Remote Access Trojans (RATs) | The Silent Attackers


Remote Access Trojans (RATs) : The world of cybersecurity is constantly evolving, and attackers are always coming up with new ways to gain access to sensitive data. One of the most dangerous types of malware that organizations face today is the Remote Access Trojan (RAT).

RATs are stealthy attackers that provide attackers with remote access and control over compromised systems, giving them the ability to execute a range of malicious activities.

How Does a Remote Access Trojan Work?

RATs can infect computers like any other type of malware. They might be attached to an email, be hosted on a malicious website, or exploit a vulnerability in an unpatched machine.

A RAT is designed to allow an attacker to remotely control a computer similar to how the Remote Desktop Protocol (RDP) and TeamViewer can be used for remote access or system administration.

The RAT will set up a command and control (C2) channel with the attacker’s server over which commands can be sent to the RAT, and data can be sent back.

RATs commonly have a set of built-in commands and have methods for hiding their C2 traffic from detection.

RATs may be bundled with additional functionality or designed in a modular fashion to provide additional capabilities as needed.

For example, an attacker may gain a foothold using a RAT and, after exploring the infected system using the RAT, may decide that they want to install a keylogger on the infected machine.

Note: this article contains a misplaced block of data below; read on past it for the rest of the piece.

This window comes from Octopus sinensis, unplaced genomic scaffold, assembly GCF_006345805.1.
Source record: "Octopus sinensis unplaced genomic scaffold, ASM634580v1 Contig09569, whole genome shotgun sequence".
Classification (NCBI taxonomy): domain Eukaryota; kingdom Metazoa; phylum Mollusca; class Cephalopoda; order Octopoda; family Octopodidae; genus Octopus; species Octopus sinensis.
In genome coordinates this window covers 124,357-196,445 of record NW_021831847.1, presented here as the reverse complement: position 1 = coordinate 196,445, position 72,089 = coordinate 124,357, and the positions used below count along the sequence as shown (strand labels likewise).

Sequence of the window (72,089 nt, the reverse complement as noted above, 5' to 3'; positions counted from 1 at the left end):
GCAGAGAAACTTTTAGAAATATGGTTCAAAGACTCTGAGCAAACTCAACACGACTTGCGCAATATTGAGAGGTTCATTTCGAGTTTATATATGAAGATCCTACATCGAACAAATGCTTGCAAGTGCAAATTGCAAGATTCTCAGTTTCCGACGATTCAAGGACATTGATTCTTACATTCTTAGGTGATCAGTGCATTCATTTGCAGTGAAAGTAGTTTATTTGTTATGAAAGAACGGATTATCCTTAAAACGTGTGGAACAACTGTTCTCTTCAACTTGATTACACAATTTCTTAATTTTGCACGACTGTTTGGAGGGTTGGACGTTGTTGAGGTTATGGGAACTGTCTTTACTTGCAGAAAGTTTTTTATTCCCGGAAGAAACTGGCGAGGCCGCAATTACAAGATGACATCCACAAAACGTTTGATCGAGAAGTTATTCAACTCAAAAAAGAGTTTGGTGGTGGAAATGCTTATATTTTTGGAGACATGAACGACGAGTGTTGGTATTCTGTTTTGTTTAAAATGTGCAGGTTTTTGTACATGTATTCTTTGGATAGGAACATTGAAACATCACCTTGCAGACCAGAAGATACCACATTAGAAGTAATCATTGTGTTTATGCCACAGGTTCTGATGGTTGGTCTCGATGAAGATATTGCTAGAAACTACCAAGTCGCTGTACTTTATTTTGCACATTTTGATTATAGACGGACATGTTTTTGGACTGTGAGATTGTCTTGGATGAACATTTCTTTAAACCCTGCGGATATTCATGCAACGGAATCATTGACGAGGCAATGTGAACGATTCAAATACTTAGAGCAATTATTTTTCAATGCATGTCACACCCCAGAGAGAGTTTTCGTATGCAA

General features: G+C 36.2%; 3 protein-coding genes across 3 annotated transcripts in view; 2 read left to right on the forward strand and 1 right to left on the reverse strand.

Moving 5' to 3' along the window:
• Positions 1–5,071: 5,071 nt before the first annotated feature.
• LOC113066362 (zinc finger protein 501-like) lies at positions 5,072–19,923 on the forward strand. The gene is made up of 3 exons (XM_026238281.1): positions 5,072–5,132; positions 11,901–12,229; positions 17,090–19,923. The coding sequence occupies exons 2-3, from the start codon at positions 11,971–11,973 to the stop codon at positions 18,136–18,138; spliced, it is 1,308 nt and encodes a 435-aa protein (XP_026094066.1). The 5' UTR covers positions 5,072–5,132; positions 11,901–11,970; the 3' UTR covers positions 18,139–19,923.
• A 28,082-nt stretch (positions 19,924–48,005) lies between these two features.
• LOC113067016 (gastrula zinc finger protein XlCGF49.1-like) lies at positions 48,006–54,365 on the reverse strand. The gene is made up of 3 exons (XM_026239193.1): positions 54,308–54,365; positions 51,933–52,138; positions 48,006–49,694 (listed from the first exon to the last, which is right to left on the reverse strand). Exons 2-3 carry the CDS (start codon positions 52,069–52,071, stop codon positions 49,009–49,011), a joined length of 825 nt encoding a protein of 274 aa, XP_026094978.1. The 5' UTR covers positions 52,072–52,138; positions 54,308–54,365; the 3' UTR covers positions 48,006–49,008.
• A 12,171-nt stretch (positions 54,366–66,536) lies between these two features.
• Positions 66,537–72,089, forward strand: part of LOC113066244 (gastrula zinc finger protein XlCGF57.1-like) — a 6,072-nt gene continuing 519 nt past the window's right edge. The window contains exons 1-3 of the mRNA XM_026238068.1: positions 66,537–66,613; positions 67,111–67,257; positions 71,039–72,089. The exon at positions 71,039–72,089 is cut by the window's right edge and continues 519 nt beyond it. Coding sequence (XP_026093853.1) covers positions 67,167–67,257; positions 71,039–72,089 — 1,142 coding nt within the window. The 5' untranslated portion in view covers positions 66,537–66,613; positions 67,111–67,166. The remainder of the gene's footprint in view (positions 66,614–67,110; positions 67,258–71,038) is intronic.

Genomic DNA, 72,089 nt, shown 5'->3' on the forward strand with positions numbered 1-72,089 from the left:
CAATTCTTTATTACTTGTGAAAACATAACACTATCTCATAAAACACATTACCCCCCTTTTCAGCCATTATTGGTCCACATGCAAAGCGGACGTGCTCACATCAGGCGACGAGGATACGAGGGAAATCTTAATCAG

The RAT may have this functionality built-in, may be designed to download and add a keylogger module as needed, or may download and launch an independent keylogger.

How Attackers Target System

Different attacks require different levels of access to a target system, and the amount of access that an attacker gains determines what they can accomplish during a cyberattack. A RAT is dangerous because it provides an attacker with a very high level of access and control over a compromised system.

Most RATs are designed to provide the same level of functionality as legitimate remote system administration tools, meaning that an attacker can see and do whatever they want on an infected machine.

RATs also lack the same limitations of system administration tools and may include the ability to exploit vulnerabilities and gain additional privileges on an infected system to help achieve the attacker’s goals.

Due to the fact that an attacker has a high level of control over the infected computer and its activities, this allows them to achieve almost any objective on the infected system and to download and deploy additional functionality as needed to achieve their goals.

Remote Access Trojan Variants

Remote Access Trojans (RATs) are a type of malware that can take on many different forms and variations. Some of the most common RAT variants include:

  • DarkComet: A RAT that was originally created as a remote administration tool but has been widely used by cybercriminals for malicious purposes. DarkComet has many built-in features, including the ability to take screenshots, record keystrokes, and hijack webcams.
  • Poison Ivy: A RAT that is known for its stealth capabilities and the ability to bypass security measures. Poison Ivy has been used in many high-profile attacks and can be controlled remotely via a graphical user interface.